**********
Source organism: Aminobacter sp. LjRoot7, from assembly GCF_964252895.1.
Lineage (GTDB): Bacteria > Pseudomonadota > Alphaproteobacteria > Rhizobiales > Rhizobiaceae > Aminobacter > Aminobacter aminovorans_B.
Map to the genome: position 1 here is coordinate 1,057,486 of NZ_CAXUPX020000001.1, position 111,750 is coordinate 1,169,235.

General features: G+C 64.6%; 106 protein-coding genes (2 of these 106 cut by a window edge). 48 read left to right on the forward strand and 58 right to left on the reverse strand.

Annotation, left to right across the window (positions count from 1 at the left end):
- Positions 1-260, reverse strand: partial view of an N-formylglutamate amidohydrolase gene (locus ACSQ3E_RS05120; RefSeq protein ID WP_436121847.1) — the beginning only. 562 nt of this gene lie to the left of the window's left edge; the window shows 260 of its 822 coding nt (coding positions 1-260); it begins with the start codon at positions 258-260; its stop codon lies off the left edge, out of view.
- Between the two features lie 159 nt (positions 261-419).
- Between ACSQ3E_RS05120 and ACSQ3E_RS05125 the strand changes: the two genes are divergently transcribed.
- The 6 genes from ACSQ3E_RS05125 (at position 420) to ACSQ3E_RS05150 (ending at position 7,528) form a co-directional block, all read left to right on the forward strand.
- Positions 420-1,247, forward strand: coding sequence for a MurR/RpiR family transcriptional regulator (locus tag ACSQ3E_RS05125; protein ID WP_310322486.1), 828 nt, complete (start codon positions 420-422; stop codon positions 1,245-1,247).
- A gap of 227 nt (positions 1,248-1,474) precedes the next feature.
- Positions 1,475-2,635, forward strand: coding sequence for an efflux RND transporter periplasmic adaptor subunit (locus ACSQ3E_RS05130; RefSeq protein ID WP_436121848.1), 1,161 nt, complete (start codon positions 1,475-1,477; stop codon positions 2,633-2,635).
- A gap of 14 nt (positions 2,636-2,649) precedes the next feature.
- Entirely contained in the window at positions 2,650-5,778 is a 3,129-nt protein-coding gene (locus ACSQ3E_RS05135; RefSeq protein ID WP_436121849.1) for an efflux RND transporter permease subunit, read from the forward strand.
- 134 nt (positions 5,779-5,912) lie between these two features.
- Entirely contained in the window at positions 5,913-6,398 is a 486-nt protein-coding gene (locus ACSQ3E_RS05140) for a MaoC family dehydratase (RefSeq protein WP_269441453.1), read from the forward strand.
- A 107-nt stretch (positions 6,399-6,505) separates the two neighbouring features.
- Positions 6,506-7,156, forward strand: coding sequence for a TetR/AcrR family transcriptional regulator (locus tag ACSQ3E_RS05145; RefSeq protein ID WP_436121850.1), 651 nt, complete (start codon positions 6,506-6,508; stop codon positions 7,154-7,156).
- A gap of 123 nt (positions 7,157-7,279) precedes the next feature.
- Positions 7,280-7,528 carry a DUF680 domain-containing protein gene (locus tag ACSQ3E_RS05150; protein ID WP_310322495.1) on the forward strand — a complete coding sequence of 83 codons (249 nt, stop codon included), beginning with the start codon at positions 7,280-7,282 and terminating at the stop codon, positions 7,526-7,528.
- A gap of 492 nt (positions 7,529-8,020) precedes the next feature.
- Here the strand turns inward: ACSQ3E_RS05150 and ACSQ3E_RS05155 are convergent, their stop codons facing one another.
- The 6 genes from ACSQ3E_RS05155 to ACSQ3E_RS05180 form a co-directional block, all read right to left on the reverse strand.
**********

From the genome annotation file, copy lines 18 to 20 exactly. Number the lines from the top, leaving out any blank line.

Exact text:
- Positions 6,506-7,156, forward strand: coding sequence for a TetR/AcrR family transcriptional regulator (locus tag ACSQ3E_RS05145; RefSeq protein ID WP_436121850.1), 651 nt, complete (start codon positions 6,506-6,508; stop codon positions 7,154-7,156).
- A gap of 123 nt (positions 7,157-7,279) precedes the next feature.
- Positions 7,280-7,528 carry a DUF680 domain-containing protein gene (locus tag ACSQ3E_RS05150; protein ID WP_310322495.1) on the forward strand — a complete coding sequence of 83 codons (249 nt, stop codon included), beginning with the start codon at positions 7,280-7,282 and terminating at the stop codon, positions 7,526-7,528.